Timing is particularly important because no central banker wants a repeat of 1937, when the US Federal Reserve tightened prematurely, snuffing out a tentative recovery and, therefore, prolonging and worsening the Great Depression.
 
Click here to read the full Globe and Mail article.

13 Jan

Bank of Canada will not raise interest rates

General

Posted by: Rabinder Dhillon

The Bank of Canada won’t raise interest rates to cool the country’s hot housing market, a spokesman said Monday, preferring to leave any tinkering to the country’s Finance Minister.
 
“Some observers – those who see a housing bubble forming – have said that since low interest rates have stimulated housing market activity, the Bank should now raise interest rates to dampen that activity,” Deputy Governor Timothy Lane wrote in a speech delivered by an adviser on his behalf in Edmonton. “But that poses a problem.”
 
Existing home sales are up 73% year-over-year, while prices have climbed nearly 20% as buyers take advantage of historically low interest rates to finance purchases.
 
Those who fear a bubble worry that many people are taking advantage of cheap money to buy homes they wouldn’t be able to afford once rates rise, leading ultimately to a crash in prices.
 
Lane said the bank understands the concern, but it uses its lending rate to keep inflation in check for the whole economy and the housing market is “only one of several factors” that influence inflation.
 
Click here to read the full Globe and Mail article.

6 Jan

Private Investor Group acquiring AIG’s Canadian mortgage insurance business

General

Posted by: Rabinder Dhillon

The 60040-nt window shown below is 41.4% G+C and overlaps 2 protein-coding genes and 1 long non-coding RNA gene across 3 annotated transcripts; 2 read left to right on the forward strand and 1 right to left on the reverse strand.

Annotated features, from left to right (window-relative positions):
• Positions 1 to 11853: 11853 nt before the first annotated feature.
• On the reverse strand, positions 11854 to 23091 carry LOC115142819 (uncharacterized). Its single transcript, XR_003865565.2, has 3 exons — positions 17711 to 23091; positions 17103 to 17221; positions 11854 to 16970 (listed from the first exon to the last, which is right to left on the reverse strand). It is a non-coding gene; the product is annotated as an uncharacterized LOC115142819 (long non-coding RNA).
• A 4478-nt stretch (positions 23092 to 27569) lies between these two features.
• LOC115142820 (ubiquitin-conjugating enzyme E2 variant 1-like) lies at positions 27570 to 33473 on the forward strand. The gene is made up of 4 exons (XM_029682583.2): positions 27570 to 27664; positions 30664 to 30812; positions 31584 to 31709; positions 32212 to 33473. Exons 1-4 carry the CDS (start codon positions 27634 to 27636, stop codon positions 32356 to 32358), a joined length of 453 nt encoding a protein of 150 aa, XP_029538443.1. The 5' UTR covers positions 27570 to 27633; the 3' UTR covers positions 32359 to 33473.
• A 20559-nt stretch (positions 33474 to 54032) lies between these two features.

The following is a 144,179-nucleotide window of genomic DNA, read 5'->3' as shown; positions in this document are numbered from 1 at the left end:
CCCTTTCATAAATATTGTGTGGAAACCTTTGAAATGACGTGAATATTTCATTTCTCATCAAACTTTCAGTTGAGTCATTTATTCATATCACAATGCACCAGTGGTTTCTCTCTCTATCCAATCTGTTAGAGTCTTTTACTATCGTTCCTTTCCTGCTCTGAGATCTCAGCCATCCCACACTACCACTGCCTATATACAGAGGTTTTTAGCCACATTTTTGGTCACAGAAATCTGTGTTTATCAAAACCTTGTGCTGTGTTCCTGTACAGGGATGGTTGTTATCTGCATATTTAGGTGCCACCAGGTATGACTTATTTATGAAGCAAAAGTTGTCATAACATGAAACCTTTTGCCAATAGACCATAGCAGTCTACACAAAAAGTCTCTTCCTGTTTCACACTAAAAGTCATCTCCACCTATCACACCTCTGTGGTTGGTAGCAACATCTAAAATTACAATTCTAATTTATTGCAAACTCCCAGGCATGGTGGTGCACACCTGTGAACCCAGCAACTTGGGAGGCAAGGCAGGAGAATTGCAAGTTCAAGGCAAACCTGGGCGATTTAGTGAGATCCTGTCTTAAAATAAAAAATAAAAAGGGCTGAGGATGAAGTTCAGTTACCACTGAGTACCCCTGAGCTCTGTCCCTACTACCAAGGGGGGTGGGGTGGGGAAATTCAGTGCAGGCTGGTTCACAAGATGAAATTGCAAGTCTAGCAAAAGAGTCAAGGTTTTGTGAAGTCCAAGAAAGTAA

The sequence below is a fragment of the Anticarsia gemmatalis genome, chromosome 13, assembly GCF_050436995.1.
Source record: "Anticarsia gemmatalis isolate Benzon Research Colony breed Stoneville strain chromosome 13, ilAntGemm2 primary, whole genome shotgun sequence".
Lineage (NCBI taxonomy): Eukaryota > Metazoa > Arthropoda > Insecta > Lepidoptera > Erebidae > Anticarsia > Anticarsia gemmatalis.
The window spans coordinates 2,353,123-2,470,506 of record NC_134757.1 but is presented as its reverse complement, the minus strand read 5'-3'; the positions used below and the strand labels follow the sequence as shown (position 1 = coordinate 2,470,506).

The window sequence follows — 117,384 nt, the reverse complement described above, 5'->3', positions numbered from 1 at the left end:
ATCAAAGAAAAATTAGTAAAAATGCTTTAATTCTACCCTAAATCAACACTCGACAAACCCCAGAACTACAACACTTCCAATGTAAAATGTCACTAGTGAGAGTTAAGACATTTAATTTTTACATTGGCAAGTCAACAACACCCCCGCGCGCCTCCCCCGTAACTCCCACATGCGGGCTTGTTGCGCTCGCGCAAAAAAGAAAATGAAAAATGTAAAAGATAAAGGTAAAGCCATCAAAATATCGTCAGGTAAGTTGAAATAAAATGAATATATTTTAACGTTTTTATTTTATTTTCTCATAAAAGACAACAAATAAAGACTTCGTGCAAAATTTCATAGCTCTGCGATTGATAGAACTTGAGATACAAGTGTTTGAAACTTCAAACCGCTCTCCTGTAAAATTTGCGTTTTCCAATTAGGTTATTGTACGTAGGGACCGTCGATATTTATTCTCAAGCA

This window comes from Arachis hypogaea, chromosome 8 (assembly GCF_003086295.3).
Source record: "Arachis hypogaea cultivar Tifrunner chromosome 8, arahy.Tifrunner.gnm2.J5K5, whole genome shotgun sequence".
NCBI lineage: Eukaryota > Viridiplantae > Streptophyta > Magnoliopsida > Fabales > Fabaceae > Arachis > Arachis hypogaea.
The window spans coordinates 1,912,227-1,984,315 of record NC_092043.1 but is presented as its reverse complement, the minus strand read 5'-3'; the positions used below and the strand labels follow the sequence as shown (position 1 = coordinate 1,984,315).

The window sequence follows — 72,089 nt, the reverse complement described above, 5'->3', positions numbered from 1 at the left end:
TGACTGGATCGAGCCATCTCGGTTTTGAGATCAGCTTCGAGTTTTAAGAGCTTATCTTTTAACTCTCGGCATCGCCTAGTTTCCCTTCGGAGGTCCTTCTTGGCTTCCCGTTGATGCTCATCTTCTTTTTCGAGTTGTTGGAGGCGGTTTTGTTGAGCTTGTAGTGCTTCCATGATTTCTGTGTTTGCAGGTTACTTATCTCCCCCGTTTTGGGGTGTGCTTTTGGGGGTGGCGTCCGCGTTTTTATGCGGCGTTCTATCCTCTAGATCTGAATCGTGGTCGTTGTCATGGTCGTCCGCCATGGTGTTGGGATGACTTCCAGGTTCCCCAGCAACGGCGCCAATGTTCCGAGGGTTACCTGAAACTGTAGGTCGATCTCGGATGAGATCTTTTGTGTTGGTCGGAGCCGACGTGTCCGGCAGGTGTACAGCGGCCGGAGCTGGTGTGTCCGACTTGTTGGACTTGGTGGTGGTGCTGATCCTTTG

A private investor group, in which Ontario Teachers’ Pension Plan is the lead sponsor, has entered into a definitive agreement to acquire American International Group Inc’s Canadian mortgage insurance business, AIG United Guaranty Mortgage Insurance Company Canada.
 

“We believe the mortgage insurance industry in Canada to be an attractive market, and that United Guaranty Canada is well positioned to grow its market position,” said Erol Uzumeri, Senior Vice President, Teachers’ Private Capital, in a statement yesterday. “The company has a strong management team, and Teachers’ is prepared to support the growth of the business.”
 
The transaction is subject to the fulfillment of customary closing conditions and receipt of regulatory approval. Terms of the transaction were not disclosed.
 
In announcing the deal, the pension giant said it had teamed up with Stephen Smith, a Toronto-based investor who is making the purchase through his private family holding company, National Mortgage Guaranty.
 
Smith is also President of First National Financial, which was one of the first financial institutions to offer AIG products after the company entered the Canadian marketplace in March 2006.
 
“We’ve spoken to a number of potential [bank] customers prior to signing this transaction, and we had good discussions with all of them,” said Uzumeri, adding that Teachers’ “has good relationships with all of them.”
 
Click here to read more about the deal in the Financial Post.